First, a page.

State v. Mullis, COA22-183

Docket NºCOA22-183
Citation2022 NCCOA 702
Case DateOctober 18, 2022
CourtCourt of Appeal of North Carolina (US)




No. COA22-183

Court of Appeals of North Carolina

October 18, 2022

An unpublished opinion of the North Carolina Court of Appeals does not constitute controlling legal authority. Citation is disfavored, but may be permitted in accordance with the provisions of Rule 30(e)(3) of the North Carolina Rules of Appellate Procedure.

Heard in the Court of Appeals 7 September 2022.

Appeal by defendant from judgment entered 15 July 2021 by Judge Michael J. O'Foghludha in Wilson County Superior Court. Nos. 18 CRS 51881, 53732-33

Attorney General Joshua H. Stein, by Special Deputy Attorney General Sondra C. Panico, for the State.

Daniel J. Dolan for defendant.

DIETZ, Judge.

¶ 1 Defendant Joshua Mullis appeals his convictions for multiple counts of statutory sex offense and indecent liberties with a child. Mullis raises a number of unpreserved evidentiary and instructional challenges. As explained below, Mullis has not overcome the high bar to show plain error with respect to any of these arguments. Mullis also challenges the trial court's order requiring him to register as a sex


offender. Mullis did not timely appeal that order and petitioned this Court for a writ of certiorari with an accompanying request to invoke Rule 2 and consider an unpreserved challenge to the registration order. Applying the rationale from our Supreme Court's recent decision in State v. Ricks, 378 N.C. 737, 2021-NCSC-116, in our discretion, we deny the petition and dismiss that portion of the appeal.

Facts and Procedural History

¶ 2 In 2018, twelve-year-old Mary[1] was at the home of her mother's friend Kara, watching a movie with Kara's daughter Alice, when Defendant Joshua Mullis arrived. Mullis and Mary watched the movie together on one couch, while Alice was asleep on another couch. When the movie ended, Mullis asked Mary to take a picture of herself using his phone and she did. Mullis then told Mary that her body looked nice. Mary testified that Mullis started touching her breasts and buttocks. Mullis then started "tongue kissing" her. Mary described that his breath smelled "bad," "like cigarettes and alcohol," and that she did not want to kiss him.

¶ 3 Mary testified that Mullis asked her to perform oral sex on him. After Mary removed his penis from his pants, Mullis put it in her mouth while he pushed her head down with his hands. Mullis ejaculated in Mary's mouth. Mullis then turned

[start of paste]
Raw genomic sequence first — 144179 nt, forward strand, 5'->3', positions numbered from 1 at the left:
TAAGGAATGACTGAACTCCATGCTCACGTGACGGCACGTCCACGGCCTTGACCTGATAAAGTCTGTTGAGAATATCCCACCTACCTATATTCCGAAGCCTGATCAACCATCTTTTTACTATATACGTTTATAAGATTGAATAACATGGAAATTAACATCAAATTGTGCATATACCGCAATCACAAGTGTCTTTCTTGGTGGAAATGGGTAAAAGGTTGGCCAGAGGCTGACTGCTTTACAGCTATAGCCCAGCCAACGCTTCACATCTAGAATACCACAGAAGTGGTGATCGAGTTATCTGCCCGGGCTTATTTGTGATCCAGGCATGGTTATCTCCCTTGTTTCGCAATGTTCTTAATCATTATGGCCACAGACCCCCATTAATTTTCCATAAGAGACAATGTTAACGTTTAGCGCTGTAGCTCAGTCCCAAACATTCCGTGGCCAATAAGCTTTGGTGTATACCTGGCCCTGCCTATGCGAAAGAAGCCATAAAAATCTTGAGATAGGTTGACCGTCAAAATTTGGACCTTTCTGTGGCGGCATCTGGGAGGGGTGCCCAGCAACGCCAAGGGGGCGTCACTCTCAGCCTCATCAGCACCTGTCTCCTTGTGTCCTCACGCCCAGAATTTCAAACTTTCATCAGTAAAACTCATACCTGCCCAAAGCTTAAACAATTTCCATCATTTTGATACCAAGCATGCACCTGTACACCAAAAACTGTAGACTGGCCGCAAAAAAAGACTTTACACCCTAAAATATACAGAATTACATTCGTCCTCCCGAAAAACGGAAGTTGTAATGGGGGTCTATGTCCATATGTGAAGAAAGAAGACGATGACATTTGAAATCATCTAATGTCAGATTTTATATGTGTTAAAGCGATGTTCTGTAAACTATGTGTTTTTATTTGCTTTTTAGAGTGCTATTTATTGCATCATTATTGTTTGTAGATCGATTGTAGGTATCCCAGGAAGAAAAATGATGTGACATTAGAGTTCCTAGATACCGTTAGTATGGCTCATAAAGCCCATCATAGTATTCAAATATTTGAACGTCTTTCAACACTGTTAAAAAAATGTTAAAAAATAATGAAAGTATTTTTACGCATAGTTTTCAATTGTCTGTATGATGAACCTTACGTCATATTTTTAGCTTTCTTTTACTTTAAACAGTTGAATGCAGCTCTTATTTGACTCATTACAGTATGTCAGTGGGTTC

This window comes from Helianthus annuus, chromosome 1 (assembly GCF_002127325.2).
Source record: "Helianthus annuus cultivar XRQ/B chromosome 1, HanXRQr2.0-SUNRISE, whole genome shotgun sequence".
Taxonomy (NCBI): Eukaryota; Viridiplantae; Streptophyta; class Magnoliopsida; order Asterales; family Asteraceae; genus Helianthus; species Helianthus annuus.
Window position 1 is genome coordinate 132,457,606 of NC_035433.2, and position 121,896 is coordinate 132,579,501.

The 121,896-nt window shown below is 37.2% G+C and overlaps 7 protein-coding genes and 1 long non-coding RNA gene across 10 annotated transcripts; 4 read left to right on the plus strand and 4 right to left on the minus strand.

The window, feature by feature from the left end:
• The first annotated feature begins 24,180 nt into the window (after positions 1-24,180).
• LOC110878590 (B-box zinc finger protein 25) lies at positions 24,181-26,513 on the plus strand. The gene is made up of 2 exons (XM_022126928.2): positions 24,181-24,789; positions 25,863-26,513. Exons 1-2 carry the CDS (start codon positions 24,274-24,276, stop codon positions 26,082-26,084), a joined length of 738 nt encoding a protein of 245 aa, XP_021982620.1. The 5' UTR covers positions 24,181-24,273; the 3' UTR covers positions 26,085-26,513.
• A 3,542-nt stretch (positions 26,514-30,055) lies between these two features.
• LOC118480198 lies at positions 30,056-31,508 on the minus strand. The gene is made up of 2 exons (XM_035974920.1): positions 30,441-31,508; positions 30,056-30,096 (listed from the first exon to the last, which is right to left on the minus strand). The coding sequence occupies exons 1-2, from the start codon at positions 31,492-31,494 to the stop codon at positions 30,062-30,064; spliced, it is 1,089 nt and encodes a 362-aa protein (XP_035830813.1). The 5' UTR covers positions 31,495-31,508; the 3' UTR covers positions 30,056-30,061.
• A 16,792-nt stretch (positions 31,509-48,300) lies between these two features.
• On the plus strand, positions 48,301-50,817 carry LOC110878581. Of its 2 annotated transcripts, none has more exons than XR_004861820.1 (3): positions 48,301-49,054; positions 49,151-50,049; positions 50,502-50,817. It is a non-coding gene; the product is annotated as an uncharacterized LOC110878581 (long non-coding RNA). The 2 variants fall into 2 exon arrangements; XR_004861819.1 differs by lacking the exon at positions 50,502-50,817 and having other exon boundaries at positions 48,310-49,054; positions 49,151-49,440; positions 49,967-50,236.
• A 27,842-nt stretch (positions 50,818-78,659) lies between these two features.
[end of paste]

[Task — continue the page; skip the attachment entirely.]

Mary around and pulled down her pants. She described that Mullis "tried to put it in my anal, tried to put it in my butt," but he wasn't able to "put his penis all the way in." When asked, "How much of it was he able to put in," Mary stated, "Just the tip." Mary pulled her pants back up and Mullis put his penis in her mouth again. Mary told Mullis that she wanted him to stop.

¶ 4 Alice woke up, saw what was happening, and separated Mullis from Mary. Mary testified that Kara was home but asleep while all of this was happening, and that she did not wake Kara because she was worried how Kara would react. Mary stated that she "just didn't know what to do," that she was "12 at the time and just in a really fragile state of mind" so she "didn't say anything." Alice told Kara what she had seen.

¶ 5 Mary's mother, Beth, testified that she received a call from Kara that something had happened with Mary. Beth rushed back to Kara's house. Beth questioned Mary about what had happened. Mary eventually told her mother that Mullis had kissed her and then made her have oral and anal sex with him. Beth went out to her car and called the police. When law enforcement arrived, Beth told them what Mary had said. An ambulance arrived and paramedics took Mary to the hospital for examination and collection of a sexual assault kit. Officers arrested Mullis.

¶ 6 In 2019, the State charged Mullis for three counts of statutory sex offense with a child and three counts of indecent liberties with a child. The case went to trial in July 2021.


¶ 7 At trial, Mary and her mother testified to the events described above. The State also presented testimony from several investigating officers. Detective Juan Quintanilla testified that he responded to Beth's call in May 2018. Beth reported to him that Mullis had engaged in oral and anal sex with her minor daughter. Detective Quintanilla located Mullis and detained him. He also attempted to interview Alice, but she refused to speak with him.

¶ 8 Detective Patricia Hendricks testified that she interviewed Mullis on 19 May 2018 after he waived his Miranda rights. Mullis told Detective Hendricks that he was 24 years old. Mullis initially denied having any sexual contact with Mary. After Detective Hendricks explained DNA evidence to Mullis, Mullis then admitted that he kissed Mary and stated that she grabbed his penis. Mullis asserted that he told Mary to stop because it was wrong.